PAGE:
Time-travelling moron leads exploration of the good life
We live in a technological paradise, where nobody wants for anything. The utopian future as imagined in “The Jetsons” has come to pass — teleportation, hover cars, food pills and moon bases.
Or, we could have lived in such a utopia, except for Tom Barren, the most hilariously incompetent time traveller since Marty McFly stumbled out of the DeLorean in “Back to the Future.”
That’s the premise of “All Our Wrong Todays,” the delightful debut novel of award-winning Toronto screenwriter Elan Mastai, whose film credits include “The F Word” and “The Samaritan” — in fact, Paramount has already bought the film rights to this novel.
Through a series of blunders, accidents and bad decisions, Tom finds himself the world’s very first time traveller.
Propelled by grief, he hijacks a time machine invented by his father to return from his idyllic 2016 to the most important day in the history of the world — the 1965 activation of an engine that supplies an endless supply of clean energy that fuels an endless number of technological advances.
But Tom is a self-admitted moron who no one — not even he — ever wanted to come near the most important scientific discovery since the aforementioned engine. Things go just as he and everyone else might have expected — very badly.
To make a long and wildly entertaining story short, Tom unwittingly and witlessly alters the timeline by disrupting the most important scientific discovery in the history of his world.
Waking to find himself in hospital in our 2016, he quickly realizes the world is not the same. We don’t live in paradise. We live in the very “dull, vapid, charmless” world as it exists for us today.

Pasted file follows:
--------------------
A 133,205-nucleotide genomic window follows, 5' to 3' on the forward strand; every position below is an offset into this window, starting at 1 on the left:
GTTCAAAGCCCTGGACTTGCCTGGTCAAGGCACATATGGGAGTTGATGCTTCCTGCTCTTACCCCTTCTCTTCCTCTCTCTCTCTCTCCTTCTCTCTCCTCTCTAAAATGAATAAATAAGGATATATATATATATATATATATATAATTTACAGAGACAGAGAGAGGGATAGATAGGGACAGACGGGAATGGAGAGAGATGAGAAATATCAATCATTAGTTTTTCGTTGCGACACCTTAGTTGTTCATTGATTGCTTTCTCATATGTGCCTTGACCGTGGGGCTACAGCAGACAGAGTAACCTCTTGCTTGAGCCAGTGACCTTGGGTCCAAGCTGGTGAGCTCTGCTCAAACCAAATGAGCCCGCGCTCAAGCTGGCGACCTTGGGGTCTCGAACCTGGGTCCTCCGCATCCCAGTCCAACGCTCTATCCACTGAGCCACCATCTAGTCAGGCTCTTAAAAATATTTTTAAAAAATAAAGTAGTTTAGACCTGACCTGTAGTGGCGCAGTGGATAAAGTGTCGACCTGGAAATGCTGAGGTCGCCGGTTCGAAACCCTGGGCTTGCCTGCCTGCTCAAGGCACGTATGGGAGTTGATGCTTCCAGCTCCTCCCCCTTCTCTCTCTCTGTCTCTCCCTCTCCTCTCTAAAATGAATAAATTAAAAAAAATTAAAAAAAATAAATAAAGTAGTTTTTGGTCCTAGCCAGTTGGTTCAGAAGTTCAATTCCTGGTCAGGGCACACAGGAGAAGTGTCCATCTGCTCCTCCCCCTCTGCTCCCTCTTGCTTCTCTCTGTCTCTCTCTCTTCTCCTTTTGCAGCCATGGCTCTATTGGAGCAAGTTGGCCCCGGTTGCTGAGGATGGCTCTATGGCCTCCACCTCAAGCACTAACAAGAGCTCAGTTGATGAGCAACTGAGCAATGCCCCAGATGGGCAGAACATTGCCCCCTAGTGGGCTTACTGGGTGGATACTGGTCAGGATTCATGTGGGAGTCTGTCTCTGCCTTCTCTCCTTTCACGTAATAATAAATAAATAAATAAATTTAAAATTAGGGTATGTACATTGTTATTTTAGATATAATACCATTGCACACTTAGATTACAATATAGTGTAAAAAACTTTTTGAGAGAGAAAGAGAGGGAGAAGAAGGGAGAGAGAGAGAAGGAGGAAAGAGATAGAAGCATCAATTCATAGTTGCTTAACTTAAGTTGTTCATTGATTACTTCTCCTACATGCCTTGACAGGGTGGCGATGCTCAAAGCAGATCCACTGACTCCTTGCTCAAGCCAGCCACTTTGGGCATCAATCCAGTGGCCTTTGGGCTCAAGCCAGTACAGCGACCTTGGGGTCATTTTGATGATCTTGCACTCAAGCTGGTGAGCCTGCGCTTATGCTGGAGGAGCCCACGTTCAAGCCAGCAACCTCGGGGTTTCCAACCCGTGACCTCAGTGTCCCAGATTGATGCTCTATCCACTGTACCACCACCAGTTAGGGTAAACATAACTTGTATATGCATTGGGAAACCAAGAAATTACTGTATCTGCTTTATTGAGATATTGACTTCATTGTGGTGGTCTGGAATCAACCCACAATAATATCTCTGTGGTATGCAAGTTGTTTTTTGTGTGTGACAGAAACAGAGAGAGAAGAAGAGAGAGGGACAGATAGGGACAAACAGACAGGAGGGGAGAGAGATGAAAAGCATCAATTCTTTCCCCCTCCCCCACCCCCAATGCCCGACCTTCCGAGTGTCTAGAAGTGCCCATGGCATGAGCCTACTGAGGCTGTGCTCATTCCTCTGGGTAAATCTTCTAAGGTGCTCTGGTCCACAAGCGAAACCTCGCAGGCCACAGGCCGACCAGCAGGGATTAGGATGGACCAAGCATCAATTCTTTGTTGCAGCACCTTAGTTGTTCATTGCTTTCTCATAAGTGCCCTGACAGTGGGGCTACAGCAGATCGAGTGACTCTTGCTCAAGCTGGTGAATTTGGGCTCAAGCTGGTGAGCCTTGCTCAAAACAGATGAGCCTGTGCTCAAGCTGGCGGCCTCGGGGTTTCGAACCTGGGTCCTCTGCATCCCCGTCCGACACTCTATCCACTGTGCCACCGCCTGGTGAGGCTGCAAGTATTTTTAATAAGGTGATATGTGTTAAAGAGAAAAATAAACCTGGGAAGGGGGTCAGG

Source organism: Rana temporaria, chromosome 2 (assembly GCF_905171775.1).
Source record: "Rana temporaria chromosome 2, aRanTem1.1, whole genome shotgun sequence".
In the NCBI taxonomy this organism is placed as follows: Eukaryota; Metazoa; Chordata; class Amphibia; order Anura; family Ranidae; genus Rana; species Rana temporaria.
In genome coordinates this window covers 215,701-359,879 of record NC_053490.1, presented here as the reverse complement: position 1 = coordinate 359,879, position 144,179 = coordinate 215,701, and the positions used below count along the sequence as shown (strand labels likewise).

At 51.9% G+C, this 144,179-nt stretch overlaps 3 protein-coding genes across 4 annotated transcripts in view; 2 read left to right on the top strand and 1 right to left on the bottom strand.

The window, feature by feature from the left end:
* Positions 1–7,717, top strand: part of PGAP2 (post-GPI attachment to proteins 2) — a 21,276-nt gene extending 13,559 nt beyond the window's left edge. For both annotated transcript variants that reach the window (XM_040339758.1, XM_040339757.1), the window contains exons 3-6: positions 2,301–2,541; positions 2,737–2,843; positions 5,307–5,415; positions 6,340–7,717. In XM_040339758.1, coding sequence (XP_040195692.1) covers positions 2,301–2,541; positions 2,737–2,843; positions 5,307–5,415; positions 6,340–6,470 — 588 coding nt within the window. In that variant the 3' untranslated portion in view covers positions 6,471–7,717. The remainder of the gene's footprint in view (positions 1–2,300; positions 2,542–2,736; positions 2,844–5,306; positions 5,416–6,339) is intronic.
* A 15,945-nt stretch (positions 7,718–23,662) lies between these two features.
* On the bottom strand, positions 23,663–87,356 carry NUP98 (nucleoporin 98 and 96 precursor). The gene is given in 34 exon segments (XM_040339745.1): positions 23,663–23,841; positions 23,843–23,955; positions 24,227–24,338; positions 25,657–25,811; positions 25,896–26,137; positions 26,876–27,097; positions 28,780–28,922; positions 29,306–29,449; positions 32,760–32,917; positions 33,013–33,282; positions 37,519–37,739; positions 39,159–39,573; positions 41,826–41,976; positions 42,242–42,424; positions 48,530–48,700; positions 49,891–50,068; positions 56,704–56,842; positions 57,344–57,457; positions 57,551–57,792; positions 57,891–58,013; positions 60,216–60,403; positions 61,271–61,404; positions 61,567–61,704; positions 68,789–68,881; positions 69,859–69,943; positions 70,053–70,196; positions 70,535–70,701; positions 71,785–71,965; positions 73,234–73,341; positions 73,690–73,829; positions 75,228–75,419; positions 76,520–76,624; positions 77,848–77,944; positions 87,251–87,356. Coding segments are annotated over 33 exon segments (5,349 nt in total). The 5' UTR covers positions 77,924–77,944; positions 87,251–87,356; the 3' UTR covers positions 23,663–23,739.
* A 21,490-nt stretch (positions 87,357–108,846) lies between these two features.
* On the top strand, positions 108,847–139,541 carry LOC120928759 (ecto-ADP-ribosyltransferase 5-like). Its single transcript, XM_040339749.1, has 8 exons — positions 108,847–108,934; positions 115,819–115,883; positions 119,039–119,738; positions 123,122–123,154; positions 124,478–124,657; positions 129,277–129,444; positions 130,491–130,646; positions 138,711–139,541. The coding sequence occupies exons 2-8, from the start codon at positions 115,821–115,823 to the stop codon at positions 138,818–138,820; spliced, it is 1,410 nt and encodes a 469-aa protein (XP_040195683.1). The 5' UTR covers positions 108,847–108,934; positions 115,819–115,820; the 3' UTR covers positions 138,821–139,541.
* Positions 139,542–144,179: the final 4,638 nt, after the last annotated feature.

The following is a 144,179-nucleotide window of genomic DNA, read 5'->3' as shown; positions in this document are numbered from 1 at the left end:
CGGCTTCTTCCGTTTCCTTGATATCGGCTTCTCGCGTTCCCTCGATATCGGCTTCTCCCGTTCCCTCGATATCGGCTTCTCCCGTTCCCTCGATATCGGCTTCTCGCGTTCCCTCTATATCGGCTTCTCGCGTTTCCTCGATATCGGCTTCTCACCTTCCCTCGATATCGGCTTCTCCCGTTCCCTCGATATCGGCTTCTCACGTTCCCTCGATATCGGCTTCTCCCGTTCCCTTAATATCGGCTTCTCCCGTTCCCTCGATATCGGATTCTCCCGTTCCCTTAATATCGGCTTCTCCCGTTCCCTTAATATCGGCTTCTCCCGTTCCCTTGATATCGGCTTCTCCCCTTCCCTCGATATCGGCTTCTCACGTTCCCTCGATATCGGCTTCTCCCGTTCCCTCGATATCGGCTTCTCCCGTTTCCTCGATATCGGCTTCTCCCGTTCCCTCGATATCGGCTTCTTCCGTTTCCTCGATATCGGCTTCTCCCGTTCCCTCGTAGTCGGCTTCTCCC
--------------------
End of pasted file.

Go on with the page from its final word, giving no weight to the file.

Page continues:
“I know you think it’s changed a lot since then, because of iPhones and drone strikes and 3D printers and, I don’t know, gluten-free pretzels,” Tom explains to the reader. “But to me that stuff feels like the early 1970s. The hospital I woke up in might as well have been a medieval torture chamber, everything looked so clumsy and barbaric.”
His name isn’t Tom anymore and he’s not a moron. He’s wildly successful and ambitious. The love of his life in this reality is not dead, his f ather is not a horrible human perpetually disappointed in him and his mother is still alive.
Still, he’s racked with guilt for, well, breaking the world, Tom is first determined to set things right, only to discover his life is much better on this “sad, broken planet.”
Mastai’s intricate plot takes the wrung-out time-travel ruse to new territory.
A genre-hopping, laugh-outloud sci-fi love story, “All Our Wrong Todays” at its heart is a deceptively profound exploration of what makes a good life and why our species seems hell-bent on self-annihilation.
Clever and entertaining, it explores the small differences that divide what we are from what we could be and what we want to be.
Toronto screenwriter Elan Mastai is the author of “All Our Wrong Todays.”
“All Our Wrong Todays,” by Elan Mastai, Doubleday, 384 pages, $32.